Night Won’t Talk, The (1952)

UK / 59 minutes / bw / Corsair, Associated British-Pathé Dir: Daniel Birt Pr: Harold Richmond Scr: Brock Williams Story: Roger Burford Cine: Brendon Stafford (i.e., Brendan Stafford) Cast: Hy Hazell, John Bailey, Mary Germaine, Ballard Berkeley, Elwyn Brook-Jones, Grey Blake, Duncan Lamont, Sarah Lawson, Leslie Weston, Helen Burls, Raymond Young, Susan Pearson.

Night Won't Talk - 0 opener

A surprisingly well made filler for its time, boosted by some excellent acting, this isn’t precisely a hidden gem but it certainly has nothing to be ashamed of.

In the London borough of Chelsea, artists’ model Stella Smith (Pearson) is strangled one night in her bed by a hooded intruder. The next day the newspapers are full of the story. Called in to investigate, Inspector West (Berkeley) and his sidekick Sergeant Robbie Robertson (Lamont) of the Yard soon find that Stella wasn’t quite the angel people made her out to be.

Night Won't Talk - 1 West and Robertson

The Yard’s Inspector West (Ballard Berkeley) and his sidekick Sergeant Robbie Robertson (Duncan Lamont) light up their pipes and swing into action.

We’ve learned this already. One of the artists who often employed her, Kenneth Wills (Blake), laments her death to his landlady, Mrs. Vincent (Burls), solely in terms of his being halfway through an illustration that he may now have to scrap if he can’t find a similar model. Another model, Hazel Carr (Germaine), declares to her flatmate Sue (Lawson) that she for one isn’t going to mourn Stella’s passing because the woman stole out from under her not just modelling jobs but the affections of famous artist Clayton “Clay” Hawkes (Bailey).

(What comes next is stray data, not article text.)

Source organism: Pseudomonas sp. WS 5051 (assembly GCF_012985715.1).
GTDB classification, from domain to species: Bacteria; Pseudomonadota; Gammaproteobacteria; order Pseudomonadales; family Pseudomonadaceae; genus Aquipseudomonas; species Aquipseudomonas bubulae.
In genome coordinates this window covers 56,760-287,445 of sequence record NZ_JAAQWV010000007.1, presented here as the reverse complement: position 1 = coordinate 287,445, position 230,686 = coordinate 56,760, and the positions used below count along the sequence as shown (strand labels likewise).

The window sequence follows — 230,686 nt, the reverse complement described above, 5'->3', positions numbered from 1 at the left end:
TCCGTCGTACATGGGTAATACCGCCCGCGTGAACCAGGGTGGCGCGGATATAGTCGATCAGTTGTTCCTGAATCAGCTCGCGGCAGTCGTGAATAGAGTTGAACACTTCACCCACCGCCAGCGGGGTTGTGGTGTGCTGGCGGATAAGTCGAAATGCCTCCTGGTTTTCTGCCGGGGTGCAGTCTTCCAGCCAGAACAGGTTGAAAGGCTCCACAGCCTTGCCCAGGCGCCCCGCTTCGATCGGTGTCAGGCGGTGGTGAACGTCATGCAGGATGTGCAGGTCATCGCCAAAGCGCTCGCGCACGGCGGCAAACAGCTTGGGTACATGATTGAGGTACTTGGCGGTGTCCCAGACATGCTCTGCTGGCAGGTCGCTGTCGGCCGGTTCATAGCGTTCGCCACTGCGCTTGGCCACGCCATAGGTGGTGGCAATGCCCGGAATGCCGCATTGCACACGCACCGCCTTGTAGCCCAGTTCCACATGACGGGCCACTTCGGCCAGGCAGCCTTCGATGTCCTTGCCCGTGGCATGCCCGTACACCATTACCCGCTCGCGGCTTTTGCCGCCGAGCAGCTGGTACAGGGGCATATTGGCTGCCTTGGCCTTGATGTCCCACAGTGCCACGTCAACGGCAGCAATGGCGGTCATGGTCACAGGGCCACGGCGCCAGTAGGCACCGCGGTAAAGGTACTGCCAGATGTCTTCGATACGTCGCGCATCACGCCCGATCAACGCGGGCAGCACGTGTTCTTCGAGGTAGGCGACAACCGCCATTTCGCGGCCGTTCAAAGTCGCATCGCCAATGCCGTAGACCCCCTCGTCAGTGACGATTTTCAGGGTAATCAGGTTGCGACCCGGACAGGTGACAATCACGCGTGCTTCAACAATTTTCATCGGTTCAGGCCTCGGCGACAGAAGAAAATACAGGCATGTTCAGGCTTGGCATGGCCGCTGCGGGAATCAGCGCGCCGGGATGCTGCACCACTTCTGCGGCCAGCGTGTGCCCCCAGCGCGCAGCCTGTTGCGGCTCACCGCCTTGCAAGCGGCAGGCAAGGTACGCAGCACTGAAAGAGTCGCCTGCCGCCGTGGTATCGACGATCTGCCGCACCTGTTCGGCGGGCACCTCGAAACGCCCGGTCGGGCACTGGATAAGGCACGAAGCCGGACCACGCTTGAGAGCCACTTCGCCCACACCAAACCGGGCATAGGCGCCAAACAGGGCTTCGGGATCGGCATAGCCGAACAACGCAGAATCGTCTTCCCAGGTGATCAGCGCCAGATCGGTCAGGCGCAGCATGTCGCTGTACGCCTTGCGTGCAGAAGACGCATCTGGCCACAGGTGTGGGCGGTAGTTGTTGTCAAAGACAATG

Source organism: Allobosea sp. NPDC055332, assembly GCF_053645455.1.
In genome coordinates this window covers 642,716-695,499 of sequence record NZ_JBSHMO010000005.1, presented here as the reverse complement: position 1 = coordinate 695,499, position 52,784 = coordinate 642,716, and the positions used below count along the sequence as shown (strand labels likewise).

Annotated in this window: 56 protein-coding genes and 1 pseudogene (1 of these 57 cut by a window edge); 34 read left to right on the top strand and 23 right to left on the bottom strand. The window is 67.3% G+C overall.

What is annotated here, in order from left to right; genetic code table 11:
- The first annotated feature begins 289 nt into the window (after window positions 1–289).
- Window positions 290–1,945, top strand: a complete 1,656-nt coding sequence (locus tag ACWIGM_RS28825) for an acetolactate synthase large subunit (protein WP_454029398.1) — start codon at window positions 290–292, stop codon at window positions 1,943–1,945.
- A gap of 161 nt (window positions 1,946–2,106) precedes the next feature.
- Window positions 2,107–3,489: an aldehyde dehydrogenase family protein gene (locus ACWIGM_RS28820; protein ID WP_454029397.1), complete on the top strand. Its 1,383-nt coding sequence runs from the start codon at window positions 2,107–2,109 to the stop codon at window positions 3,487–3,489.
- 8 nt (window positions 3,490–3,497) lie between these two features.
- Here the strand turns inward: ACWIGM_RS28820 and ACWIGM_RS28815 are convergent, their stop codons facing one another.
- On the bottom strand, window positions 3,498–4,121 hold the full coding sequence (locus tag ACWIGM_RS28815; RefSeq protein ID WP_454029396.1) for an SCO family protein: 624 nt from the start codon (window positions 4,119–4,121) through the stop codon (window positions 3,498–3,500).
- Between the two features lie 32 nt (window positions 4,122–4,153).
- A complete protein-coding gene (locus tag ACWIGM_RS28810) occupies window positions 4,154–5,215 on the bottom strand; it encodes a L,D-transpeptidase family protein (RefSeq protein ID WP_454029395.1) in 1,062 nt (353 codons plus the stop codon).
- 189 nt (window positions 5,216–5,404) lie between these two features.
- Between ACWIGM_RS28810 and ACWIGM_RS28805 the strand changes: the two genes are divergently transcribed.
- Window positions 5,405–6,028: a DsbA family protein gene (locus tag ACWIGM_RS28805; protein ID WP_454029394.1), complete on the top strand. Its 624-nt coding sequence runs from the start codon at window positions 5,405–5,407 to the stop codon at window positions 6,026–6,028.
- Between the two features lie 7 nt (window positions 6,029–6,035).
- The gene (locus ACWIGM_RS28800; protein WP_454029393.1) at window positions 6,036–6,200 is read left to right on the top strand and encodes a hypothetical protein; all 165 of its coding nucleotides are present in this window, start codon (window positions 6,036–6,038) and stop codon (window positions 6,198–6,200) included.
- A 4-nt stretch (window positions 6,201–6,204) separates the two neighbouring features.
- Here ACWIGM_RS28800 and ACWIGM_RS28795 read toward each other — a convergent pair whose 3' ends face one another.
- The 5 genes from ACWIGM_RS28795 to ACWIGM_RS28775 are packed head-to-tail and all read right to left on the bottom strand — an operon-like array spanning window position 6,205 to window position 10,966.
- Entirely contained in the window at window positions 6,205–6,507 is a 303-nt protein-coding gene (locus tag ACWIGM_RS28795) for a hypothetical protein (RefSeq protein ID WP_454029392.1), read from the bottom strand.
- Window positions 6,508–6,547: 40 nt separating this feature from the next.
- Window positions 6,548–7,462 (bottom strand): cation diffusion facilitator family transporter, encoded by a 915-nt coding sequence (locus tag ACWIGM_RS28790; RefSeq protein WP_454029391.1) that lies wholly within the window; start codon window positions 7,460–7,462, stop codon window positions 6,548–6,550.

Hazel: I’m going to cash in on everything she’s left behind. I’ve inherited it.
Sue: Well, I hope you don’t inherit her murderer.

We find Clay drinking his breakfast at The Dale, the pub where Continue reading

Floating Dutchman, The (1952)

UK / 76 minutes / bw / Merton Park Dir & Scr: Vernon Sewell Pr: William H. Williams Story: The Floating Dutchman (1950) by Nicolas Bentley Cine: Jo(sef) Ambor Cast: Dermot Walsh, Sydney Tafler, Mary Germaine, Guy Verney, Hugh Morton, Nicolas Bentley, Arnold Marlé, Derek Blomfield, Ian Wilson, James Raglan, Orest Olaff, Ken Midwood.

Floating Dutchman - 0 opener

One never expected masterpieces from Merton Park, but their cut-price fillers did have their charms—they offered an enjoyable way to spend an hour or so even if they tended to be forgotten within minutes of the A-feature starting. The movies in the long EDGAR WALLACE MYSTERIES series (1960–64) were typical of the studio’s output; even at the time it was the series’ theme tune (written by Michael Carr) that really stuck in the mind, far less so the movies themselves. The Floating Dutchman is one of the better Merton Park offerings, and benefits from having the under-recognized Sydney Tafler in a principal role, plus Arnold Marlé and Ian Wilson among the support. And it’s certainly more memorable than many a Merton Park item: I must have been a child when I last saw the movie, because I can remember being devastated by a particular incident toward the end, yet the very fact that, decades later, I could remember this and occasional other incidents—and the performances of Marlé and Wilson—is testament in itself.

Floating Dutchman - 4 Victor

The great Sydney Tafler as club owner and criminal kingpin Victor Skinner.

A body is fished out of the Thames. The cops, as we learn when Inspector Cathie (Morton) briefs his boss, Gwynn (Raglan), swiftly discover that the man died from a bash on the head, not from drowning, and, thanks to an inquiry from the Dutch police, that he was a shady jeweler called Martinus Vandermeer. On the body was a card from the nightclub Skinner’s, with, scrawled on the back, the telephone number of notorious fence Otto Krohner (Marlé). By following up on this link, Cathie believes, the Yard might Continue reading